seminari 2024

Europe/Rome
412C (Room)

412C

Room

Stefania Vecchi (Istituto Nazionale di Fisica Nucleare)
Description

Seminari di Fisica del Dipartimento e della sezione INFN

    • 11:00 AM 12:00 PM
      Spider silks are like potatoes: so many possibilities 1h 412C

      412C

      Room

      Spiders are often reviled, but their silks and webs are commonly viewed in awe and have fascinated humankind. From raising the interest of ancient philosophers to the practical outcomes in societies, spider silks have always been part of our culture and, thus, of our scientific development.
      The “wow effect” for spiders and their silks initially comes from the good use that the animals make of these protein-based fibers to solve many challenges that were imposed by natural selection. How can a spider lift animals thousands of times heavier? How can spiders fly? How can spiders build structures that can even stop small birds?
      Nature has designed silk to be produced at environmentally friendly conditions and to have exceptional mechanical and biological properties, reasons for which spider silks have deeply been investigated in these decades for their possible applications in biomedical technology, the textile industry, and soft electronics. Thus, this diversity in materials and structural applications makes spider silks' scientific outcomes potentially infinite. This seminar aims to delve into the recent discoveries related to spider silk, and the possibility of producing this material artificially at a scale compatible with industrial production using an environmentally friendly green protocol.

      Speaker: Gabriele Greco (Uni Trento & Swedish Uni of Agricultural Sciences)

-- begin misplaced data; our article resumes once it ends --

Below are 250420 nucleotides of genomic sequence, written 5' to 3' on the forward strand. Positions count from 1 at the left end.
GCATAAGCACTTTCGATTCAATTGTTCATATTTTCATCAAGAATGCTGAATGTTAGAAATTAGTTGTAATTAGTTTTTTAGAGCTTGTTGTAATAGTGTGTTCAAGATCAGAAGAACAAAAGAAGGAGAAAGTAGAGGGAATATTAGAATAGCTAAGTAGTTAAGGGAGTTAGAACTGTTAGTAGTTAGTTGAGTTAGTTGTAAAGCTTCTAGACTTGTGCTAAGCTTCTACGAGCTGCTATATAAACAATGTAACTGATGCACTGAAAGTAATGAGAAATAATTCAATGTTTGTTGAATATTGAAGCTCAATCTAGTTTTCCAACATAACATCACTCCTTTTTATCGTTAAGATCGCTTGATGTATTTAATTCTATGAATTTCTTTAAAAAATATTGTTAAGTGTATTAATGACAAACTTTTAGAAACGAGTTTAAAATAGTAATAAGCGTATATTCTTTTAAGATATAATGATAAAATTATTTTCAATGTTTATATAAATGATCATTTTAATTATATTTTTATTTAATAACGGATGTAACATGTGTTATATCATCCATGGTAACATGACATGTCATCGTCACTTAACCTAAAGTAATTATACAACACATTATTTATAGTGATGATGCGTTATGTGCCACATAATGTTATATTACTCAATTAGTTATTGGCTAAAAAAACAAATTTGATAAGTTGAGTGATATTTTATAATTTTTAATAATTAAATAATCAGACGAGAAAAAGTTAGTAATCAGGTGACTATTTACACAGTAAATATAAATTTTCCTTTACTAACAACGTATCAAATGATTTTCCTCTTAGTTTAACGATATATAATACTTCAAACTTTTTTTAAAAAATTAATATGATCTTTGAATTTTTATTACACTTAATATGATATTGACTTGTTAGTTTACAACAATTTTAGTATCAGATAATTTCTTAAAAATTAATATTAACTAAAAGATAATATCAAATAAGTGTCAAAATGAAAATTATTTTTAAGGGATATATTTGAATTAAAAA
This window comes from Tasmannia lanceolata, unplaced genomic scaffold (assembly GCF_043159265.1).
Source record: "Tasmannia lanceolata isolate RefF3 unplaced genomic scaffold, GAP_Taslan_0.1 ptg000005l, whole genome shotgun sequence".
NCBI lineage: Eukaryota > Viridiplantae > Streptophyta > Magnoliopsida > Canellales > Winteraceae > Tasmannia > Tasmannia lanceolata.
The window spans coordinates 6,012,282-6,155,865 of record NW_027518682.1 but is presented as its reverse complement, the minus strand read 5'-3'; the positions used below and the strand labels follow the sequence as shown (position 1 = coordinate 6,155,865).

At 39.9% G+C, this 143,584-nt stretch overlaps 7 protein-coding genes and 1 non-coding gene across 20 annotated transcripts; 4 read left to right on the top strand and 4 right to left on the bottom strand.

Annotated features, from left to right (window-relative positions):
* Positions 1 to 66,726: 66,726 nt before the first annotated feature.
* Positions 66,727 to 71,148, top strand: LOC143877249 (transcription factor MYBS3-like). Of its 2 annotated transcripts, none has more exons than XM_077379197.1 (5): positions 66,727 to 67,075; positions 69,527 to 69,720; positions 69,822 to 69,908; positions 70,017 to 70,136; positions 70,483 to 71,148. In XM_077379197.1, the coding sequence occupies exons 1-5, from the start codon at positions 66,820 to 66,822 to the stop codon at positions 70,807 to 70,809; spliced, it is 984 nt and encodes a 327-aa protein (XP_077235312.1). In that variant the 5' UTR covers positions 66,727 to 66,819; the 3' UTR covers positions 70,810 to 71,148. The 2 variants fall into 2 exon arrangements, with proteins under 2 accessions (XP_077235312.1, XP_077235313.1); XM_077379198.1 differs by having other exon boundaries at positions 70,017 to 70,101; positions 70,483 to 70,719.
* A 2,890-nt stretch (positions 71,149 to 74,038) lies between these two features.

• 3:00 PM 4:00 PM
      Lepton flavour violating decays into axion-like particles 1h 412C

      412C

      Room

      Pseudo Nambu-Goldstone bosons — also known as axion-like particles (ALPs) — with flavour-violating couplings to the Standard Model (SM) leptons are a consequence of spontaneously-broken global U(1) symmetries within a wide class of models. In this seminar, I will present some explicit examples where such lepton-flavour-violating (LFV) ALP scenarios are realised. A general prediction thereof is the occurrence of flavour-violating decays of SM leptons into a light axion-like particle, which would typically escape detection at experiments searching for rare muon and tau decays. I will discuss the bounds set on this exotic signature by past experiments, as well as the prospects at upcoming searches for LFV muon and tau decays. I will focus in particular on a proposal for a modified setup of the MEG II experiment that would be maximally sensitive to an ALP coupling to right-handed leptonic currents. I will also compare the sensitivity of LFV experiments to the leptonic ALP couplings with astrophysical constraints, such as bounds from stellar evolution, and with the regions of the parameter space where the ALP constitutes a dark matter candidate.

      Speaker: Lorenzo Calibbi (Nankai University, School of Physics, P. R. China)
    • 2:00 PM 3:00 PM
      Optical polarimetry of explosive transients 1h 412C

      412C

      Room

      Polarimetry is a photon-starving technique which allows to extract geometrical information that cannot be obtained with any other method. In my seminar I will briefly review the basic concepts, present the application to explosive events (mainly on supernovae) and discuss the results obtained so far. I will also briefly go through the cases of kilonovae, other exotic transients and a recent application to the problem of the spinning axis tilt of a BH in a binary system.